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Vale David Graeber

Summary:
I’ve known David Graeber for over 15 years. After I published my third Harvard colloquium on Debt and Economic Renewal in the Ancient Near East, he contacted me to discuss the views of Karl Polanyi, as my group was in many ways the successor group to Polanyi’s at Columbia University (where the colloquium was held). We talked sporadically, and he mentioned he was going to write on the history of debt as an anthropologist. My own view was that people would not be very interested in the idea of debt cancellation in antiquity until the way could be prepared for discussing it in today’s world, which is what most of my own journalistic and academic writing was all about. But it turned out that his treatment was much more popular than anything I could

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I’ve known David Graeber for over 15 years. After I published my third Harvard colloquium on Debt and Economic Renewal in the Ancient Near East, he contacted me to discuss the views of Karl Polanyi, as my group was in many ways the successor group to Polanyi’s at Columbia University (where the colloquium was held).

We talked sporadically, and he mentioned he was going to write on the history of debt as an anthropologist. My own view was that people would not be very interested in the idea of debt cancellation in antiquity until the way could be prepared for discussing it in today’s world, which is what most of my own journalistic and academic writing was all about.

But it turned out that his treatment was much more popular than anything I could have written. It came out at the right time, and hit a cord – largely because of his personal vantage point, which guided the reader to accept his views.

People who did not know of our relationship began to call me up and worried that his Debt: The First 5,000 Years had grabbed all the attention away from my writings. The reality was just the opposite. David promoted my ideas very clearly and explicitly in his book, and also in his radio and TV interviews. I have never known of any academic or popular writer as generous as David.

We usually would have lunch near Union Square, where I would come in on Wednesday’s to go to the farmer’s market. This was during the Occupy Wall Street period. When we walked back from the restaurant, he would amazingly merge into the crowd of demonstrators as one of them, as if it were truly a collective whole. He was completely natural and at ease with any group, and it was as if they all had a common purpose and strategy, powered largely by his good humor and judgement.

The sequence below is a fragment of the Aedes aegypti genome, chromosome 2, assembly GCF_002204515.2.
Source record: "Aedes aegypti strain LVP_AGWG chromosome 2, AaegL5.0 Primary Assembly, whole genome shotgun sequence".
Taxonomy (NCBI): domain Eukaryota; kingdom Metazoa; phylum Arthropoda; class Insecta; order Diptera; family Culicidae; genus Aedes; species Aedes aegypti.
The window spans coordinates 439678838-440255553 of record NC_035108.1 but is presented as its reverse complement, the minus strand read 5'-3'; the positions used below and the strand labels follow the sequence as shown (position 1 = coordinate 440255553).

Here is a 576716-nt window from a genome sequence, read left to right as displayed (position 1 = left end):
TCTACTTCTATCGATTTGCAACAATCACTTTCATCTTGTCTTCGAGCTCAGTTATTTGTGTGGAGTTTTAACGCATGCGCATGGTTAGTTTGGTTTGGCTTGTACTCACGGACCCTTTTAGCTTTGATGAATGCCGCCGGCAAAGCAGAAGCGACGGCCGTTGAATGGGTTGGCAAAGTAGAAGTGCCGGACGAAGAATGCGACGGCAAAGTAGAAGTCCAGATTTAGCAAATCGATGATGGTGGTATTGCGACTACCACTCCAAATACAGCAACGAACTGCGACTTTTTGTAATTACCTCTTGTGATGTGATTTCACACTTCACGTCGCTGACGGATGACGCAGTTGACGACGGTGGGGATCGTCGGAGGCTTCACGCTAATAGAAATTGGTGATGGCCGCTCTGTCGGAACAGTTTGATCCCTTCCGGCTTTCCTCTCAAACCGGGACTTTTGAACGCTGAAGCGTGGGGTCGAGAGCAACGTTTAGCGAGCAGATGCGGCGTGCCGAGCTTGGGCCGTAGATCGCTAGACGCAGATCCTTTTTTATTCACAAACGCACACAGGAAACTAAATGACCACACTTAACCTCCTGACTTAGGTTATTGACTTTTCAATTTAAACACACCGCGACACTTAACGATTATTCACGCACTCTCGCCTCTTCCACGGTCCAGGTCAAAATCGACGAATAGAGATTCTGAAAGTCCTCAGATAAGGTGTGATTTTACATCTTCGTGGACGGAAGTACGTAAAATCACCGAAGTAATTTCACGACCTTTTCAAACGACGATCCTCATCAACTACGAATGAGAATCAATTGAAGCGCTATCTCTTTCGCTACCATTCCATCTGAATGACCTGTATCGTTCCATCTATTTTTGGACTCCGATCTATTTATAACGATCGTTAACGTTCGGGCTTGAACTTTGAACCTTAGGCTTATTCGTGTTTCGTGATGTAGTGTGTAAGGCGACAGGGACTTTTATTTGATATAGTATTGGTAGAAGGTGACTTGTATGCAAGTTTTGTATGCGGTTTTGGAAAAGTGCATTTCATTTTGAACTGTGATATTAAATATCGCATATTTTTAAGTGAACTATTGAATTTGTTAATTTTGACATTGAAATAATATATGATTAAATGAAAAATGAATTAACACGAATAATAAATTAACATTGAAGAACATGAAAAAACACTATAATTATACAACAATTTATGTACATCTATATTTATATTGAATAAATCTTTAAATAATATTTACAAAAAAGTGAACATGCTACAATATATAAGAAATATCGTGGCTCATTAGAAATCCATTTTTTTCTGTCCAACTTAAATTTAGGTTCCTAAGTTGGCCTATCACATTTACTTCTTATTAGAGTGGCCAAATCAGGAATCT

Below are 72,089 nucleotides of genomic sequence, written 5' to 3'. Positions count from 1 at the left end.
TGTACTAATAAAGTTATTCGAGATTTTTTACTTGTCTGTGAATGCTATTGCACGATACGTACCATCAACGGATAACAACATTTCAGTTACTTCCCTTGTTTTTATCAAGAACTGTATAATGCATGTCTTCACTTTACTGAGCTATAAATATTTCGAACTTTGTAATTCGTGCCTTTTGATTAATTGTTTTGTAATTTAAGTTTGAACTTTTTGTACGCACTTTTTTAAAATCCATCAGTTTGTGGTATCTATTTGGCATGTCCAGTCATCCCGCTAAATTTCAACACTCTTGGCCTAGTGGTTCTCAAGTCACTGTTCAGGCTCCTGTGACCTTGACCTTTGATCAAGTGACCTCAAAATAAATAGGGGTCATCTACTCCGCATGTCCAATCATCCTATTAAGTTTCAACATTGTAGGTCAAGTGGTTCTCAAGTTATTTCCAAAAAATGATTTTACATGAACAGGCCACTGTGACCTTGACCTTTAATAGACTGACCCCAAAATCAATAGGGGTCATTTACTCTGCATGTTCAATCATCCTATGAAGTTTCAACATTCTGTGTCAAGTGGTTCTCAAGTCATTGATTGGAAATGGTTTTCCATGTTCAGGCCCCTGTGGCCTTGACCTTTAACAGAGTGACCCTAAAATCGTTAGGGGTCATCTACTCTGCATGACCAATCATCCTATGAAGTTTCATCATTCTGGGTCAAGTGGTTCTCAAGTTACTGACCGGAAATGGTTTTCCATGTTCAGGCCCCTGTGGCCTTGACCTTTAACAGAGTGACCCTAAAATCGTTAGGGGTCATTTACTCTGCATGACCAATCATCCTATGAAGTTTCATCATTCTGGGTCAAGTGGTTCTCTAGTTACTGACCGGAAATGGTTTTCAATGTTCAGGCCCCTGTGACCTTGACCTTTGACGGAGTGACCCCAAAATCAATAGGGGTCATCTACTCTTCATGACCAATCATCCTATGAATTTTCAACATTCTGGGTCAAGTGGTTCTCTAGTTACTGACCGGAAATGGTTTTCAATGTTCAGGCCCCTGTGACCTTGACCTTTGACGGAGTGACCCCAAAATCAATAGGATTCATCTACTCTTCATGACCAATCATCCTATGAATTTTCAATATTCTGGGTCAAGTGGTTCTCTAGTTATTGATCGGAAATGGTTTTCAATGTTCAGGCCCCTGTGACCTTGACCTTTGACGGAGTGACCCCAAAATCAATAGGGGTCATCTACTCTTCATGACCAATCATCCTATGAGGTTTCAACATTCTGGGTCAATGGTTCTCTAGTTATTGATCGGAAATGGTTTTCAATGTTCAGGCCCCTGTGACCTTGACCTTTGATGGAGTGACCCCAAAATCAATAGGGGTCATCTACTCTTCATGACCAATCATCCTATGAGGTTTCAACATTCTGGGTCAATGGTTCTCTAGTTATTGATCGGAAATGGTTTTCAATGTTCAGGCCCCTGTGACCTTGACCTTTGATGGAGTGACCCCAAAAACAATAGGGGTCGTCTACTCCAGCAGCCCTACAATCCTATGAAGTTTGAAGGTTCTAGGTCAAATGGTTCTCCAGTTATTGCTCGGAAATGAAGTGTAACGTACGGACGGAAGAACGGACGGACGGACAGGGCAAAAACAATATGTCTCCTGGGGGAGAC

More concretely around that time, he introduced me to his literary agent, Mel Flashman. One result was that both our books were published by Klett Cotta in Germany. We had a wonderful presentation in Berlin – where a rather thuggish Nobel economics prize winner, Angus Deaton, had a third Klett-Cotta book being presented. He refused to appear on a panel with us to answer journalists and book reviewers, because he said he “wouldn’t appear with someone who didn’t accept capitalism.” I think he was referring to David, but possibly it was to me as well. It was obvious that the tunnel-visioned Deaton had no idea that debt was extraneous to the workings of industrial capitalism, long preceding it and spanning all economic systems as a distinct dynamic in itself. We had a good laugh and made our views clear to the audience there.

In Tubingen’s castle high on the hill, John Weisweiler organized a colloquium around David’s book, on Debt: The first 3,000 years. A member of my Harvard assyriologist group, Michael Jursa, reviewed the Babylonian antecedents for Clean Slates, so I spoke about classical Greece and Rome. I hadn’t been in Tubingen for fifty years, and the group went out for dinner at a French restaurant. (The city had changed a lot.) David and I joked about how we had never had a good German steak, as it was always very tough, but thought that certainly a French restaurant would be able to do something. So they had a large T-bone steak for two that we shared. It was as tough as any other beef we had had in Germany.

David had just taken his job in London teaching, seeing that his anthropology department chairman promised to give him a free hand. But he soon told me that most of his time was teaching English as a Second Language. Despite the fact that teaching took up much more of his time than he anticipated, he was remarkably prolific, and in fact was working on some wonderful books, which I hope can somehow be presented – especially his intriguing theory about the transition to the Neolithic, by peaceful groupings fleeing the violence of paleolithic and Mesolithic hunter-gatherers.

I think we’ve been discussing this for five years – and David had not yet written an introduction and commentary on our Tubingen papers, claiming to be burdened with his academic obligations. So there are so much unfinished projects cut short …

We always got together when I was in London, and David had another great talent: for finding wonderful restaurants, seemingly unknown and hence unspoilt by the usual crowds. I had the best roast duck I ever had had at a Chinese restaurant he found in Soho.

I was in China when he got married to Nika in New York, but in 2019 we got together when they were here. He was very happy, and it was such a pleasure to be with the two of them, because their creative interaction and good humor and enthusiasm was so contagious. That’s what makes me so tearful when I think of all that might have been, all that they and I had hoped for regarding work and times to come.

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